Climate impacts on the national water cycle
National hydrological and water resource impacts of climate change
This century, climate change will alter New Zealand’s natural water cycle significantly. It will change how much rain and snow we receive, and at what time of year. It will change how much water is stored in the soil, snow, glaciers and aquifers. It will change how much water evaporates back to the atmosphere and how much flows through streams and rivers to the coast. And it will change the severity of droughts, floods and power shortages.
In New Zealand, fresh water is central to our natural environment, economy and way of life. It has shaped our landscapes and wildlife, supports farming, tourism and other industries, supplies over 50 percent of our electricity through hydropower, and is integral to our heritage and sense of place.
This research project will conduct a comprehensive national assessment of the impact of climate change on New Zealand’s hydrological cycle this century. Using NIWA’s hydrological modelling tool, TopNet, we’ll examine the potential effects of climate change on the movement of our freshwater, from the mountains to the coast, with a focus on agriculture, hydropower and flood hazards.
As part of this project we’ll identify where New Zealand’s water cycle is most vulnerable to change and develop a new approach to calculating the likelihood and severity of future floods. The data and results we generate will also help other research projects study the implications for flood management and irrigation supply.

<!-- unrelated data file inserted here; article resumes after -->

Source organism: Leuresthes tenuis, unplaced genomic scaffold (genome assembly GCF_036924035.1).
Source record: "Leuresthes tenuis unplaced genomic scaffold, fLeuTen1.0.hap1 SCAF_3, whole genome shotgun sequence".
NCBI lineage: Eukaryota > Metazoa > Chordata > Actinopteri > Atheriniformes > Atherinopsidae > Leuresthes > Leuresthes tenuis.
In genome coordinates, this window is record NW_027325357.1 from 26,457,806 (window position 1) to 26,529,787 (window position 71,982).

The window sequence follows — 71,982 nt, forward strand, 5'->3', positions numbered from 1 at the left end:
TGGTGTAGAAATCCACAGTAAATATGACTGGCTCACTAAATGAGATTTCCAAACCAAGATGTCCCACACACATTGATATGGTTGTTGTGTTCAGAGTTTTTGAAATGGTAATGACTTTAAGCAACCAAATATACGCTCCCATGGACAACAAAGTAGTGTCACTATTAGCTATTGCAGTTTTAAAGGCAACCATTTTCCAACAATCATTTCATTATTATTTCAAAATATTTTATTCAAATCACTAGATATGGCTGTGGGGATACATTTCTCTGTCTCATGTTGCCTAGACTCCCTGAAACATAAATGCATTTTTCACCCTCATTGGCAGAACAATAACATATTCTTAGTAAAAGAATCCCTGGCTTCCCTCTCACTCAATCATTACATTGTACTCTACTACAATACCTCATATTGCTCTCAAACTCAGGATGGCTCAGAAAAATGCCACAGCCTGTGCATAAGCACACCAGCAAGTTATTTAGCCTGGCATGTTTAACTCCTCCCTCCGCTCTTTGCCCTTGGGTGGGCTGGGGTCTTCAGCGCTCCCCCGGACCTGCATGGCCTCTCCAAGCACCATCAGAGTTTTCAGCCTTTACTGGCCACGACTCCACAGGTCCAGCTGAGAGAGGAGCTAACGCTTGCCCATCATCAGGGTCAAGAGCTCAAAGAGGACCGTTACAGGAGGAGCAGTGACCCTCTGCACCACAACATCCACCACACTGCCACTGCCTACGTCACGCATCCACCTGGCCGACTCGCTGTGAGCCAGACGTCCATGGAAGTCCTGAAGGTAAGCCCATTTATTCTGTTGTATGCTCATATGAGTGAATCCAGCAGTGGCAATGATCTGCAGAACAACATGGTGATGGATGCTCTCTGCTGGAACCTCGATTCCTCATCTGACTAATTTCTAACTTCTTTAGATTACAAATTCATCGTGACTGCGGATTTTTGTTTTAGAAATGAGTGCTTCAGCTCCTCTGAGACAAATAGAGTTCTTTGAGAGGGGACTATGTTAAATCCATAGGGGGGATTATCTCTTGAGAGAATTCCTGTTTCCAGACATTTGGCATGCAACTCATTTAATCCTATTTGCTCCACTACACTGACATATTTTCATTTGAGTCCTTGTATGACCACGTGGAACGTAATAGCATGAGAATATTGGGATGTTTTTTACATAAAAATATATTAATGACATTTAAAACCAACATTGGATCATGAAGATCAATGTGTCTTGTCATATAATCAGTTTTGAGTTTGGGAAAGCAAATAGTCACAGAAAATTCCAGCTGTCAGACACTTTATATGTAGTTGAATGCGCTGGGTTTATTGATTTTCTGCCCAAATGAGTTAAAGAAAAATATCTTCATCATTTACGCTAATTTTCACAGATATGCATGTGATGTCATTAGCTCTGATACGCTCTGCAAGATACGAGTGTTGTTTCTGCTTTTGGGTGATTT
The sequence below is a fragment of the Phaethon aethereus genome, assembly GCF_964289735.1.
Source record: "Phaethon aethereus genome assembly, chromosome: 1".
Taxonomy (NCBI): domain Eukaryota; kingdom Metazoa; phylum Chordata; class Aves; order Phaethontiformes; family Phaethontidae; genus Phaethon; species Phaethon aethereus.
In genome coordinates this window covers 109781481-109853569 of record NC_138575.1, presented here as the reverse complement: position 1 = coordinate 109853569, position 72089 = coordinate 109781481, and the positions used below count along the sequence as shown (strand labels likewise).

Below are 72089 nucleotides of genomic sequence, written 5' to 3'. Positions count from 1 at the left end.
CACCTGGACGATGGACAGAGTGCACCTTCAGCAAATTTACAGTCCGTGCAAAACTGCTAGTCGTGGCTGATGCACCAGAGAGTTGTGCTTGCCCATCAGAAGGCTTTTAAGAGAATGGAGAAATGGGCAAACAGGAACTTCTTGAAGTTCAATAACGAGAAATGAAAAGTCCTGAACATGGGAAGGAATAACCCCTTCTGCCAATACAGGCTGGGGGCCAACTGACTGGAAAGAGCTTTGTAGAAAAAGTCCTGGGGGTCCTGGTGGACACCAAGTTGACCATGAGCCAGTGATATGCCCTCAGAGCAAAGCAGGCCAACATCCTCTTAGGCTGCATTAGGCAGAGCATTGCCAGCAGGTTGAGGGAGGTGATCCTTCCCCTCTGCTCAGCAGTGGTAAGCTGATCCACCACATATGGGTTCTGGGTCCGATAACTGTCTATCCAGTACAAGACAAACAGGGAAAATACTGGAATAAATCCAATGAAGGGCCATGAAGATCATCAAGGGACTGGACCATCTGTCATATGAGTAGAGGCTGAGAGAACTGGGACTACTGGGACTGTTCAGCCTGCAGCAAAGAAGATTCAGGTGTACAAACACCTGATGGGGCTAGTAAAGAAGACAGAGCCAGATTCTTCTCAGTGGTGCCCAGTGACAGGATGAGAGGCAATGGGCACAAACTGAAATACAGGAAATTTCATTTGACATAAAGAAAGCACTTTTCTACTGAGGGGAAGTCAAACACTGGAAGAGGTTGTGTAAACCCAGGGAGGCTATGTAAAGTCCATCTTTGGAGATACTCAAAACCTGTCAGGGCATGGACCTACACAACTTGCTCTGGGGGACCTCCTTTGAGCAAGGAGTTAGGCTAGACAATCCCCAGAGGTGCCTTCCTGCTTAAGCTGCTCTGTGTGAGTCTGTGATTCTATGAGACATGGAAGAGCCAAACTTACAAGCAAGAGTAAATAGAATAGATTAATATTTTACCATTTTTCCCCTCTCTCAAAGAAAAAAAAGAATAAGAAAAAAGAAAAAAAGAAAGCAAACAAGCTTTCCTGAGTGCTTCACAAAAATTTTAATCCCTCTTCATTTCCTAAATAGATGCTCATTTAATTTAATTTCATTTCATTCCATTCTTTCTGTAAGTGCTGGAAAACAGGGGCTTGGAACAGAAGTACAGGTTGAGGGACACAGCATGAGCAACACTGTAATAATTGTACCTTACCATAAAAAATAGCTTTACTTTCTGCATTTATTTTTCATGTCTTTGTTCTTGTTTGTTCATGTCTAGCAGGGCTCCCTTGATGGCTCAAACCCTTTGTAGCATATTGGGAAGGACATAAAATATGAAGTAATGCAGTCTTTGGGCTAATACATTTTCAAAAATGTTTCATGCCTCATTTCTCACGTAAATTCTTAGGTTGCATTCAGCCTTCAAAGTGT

Project contact: Christian Zammit, NIWA
Project budget: $400,000
Project duration: July 2017 – June 2019
Research and findings:
National hydrological and water resource impacts of climate change Daniel Collins & Christian Zammit, Deep South Symposium
Latest news and updates
2018 may well be the year New Zealand gets serious about adapting to our changing climate. Last year, and the start of this one, gave all of us plenty of opportunities to experience a future in which creeping sea level rise and extreme weather – from drought to flood to surprise storm surges – make day-to-day life more precarious and more expensive.
In October 2017, the Deep South Challenge released a report into the state of the nation’s storm and waste water infrastructure, in the face of a changing climate. The report garnered significant media attention – not surprising given the infrastructure is currently valued at well over $20 billion.
The Deep South Challenge awards funding to investigate climate-resilient, high-value crops for the whānau of Omaio
The whānau of Omaio in the Bay of Plenty have joined forces with NIWA researchers to explore the viability of climate-resilient, high-value crops for the rohe. The group has won a $250,000 research grant under the Vision Mātauranga programme of the Deep South National Science Challenge to better understand Omaio’s changing climate and how it might support the community to create a local economy based around a high-value product like kiwi fruit.